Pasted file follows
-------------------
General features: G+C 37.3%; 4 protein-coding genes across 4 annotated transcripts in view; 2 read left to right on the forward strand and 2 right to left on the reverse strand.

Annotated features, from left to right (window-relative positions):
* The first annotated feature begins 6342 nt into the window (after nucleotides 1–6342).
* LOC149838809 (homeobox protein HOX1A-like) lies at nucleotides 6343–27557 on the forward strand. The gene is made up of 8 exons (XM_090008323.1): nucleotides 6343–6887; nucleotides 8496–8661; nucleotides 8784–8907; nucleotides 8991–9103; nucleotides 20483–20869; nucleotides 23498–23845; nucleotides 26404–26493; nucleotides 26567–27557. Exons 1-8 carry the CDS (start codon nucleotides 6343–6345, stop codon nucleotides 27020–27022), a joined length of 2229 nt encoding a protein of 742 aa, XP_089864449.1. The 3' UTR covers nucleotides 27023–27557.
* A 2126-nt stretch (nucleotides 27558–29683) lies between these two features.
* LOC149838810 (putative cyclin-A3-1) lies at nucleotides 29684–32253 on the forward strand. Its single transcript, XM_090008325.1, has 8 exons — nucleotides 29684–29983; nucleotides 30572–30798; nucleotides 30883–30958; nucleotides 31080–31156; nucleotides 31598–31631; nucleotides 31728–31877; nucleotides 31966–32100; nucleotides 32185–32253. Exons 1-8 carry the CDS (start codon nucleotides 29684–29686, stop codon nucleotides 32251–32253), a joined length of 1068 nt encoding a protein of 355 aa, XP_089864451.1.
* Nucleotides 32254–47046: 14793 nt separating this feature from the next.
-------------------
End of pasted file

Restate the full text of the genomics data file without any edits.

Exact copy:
General features: G+C 37.3%; 4 protein-coding genes across 4 annotated transcripts in view; 2 read left to right on the forward strand and 2 right to left on the reverse strand.

Annotated features, from left to right (window-relative positions):
* The first annotated feature begins 6342 nt into the window (after nucleotides 1–6342).
* LOC149838809 (homeobox protein HOX1A-like) lies at nucleotides 6343–27557 on the forward strand. The gene is made up of 8 exons (XM_090008323.1): nucleotides 6343–6887; nucleotides 8496–8661; nucleotides 8784–8907; nucleotides 8991–9103; nucleotides 20483–20869; nucleotides 23498–23845; nucleotides 26404–26493; nucleotides 26567–27557. Exons 1-8 carry the CDS (start codon nucleotides 6343–6345, stop codon nucleotides 27020–27022), a joined length of 2229 nt encoding a protein of 742 aa, XP_089864449.1. The 3' UTR covers nucleotides 27023–27557.
* A 2126-nt stretch (nucleotides 27558–29683) lies between these two features.
* LOC149838810 (putative cyclin-A3-1) lies at nucleotides 29684–32253 on the forward strand. Its single transcript, XM_090008325.1, has 8 exons — nucleotides 29684–29983; nucleotides 30572–30798; nucleotides 30883–30958; nucleotides 31080–31156; nucleotides 31598–31631; nucleotides 31728–31877; nucleotides 31966–32100; nucleotides 32185–32253. Exons 1-8 carry the CDS (start codon nucleotides 29684–29686, stop codon nucleotides 32251–32253), a joined length of 1068 nt encoding a protein of 355 aa, XP_089864451.1.
* Nucleotides 32254–47046: 14793 nt separating this feature from the next.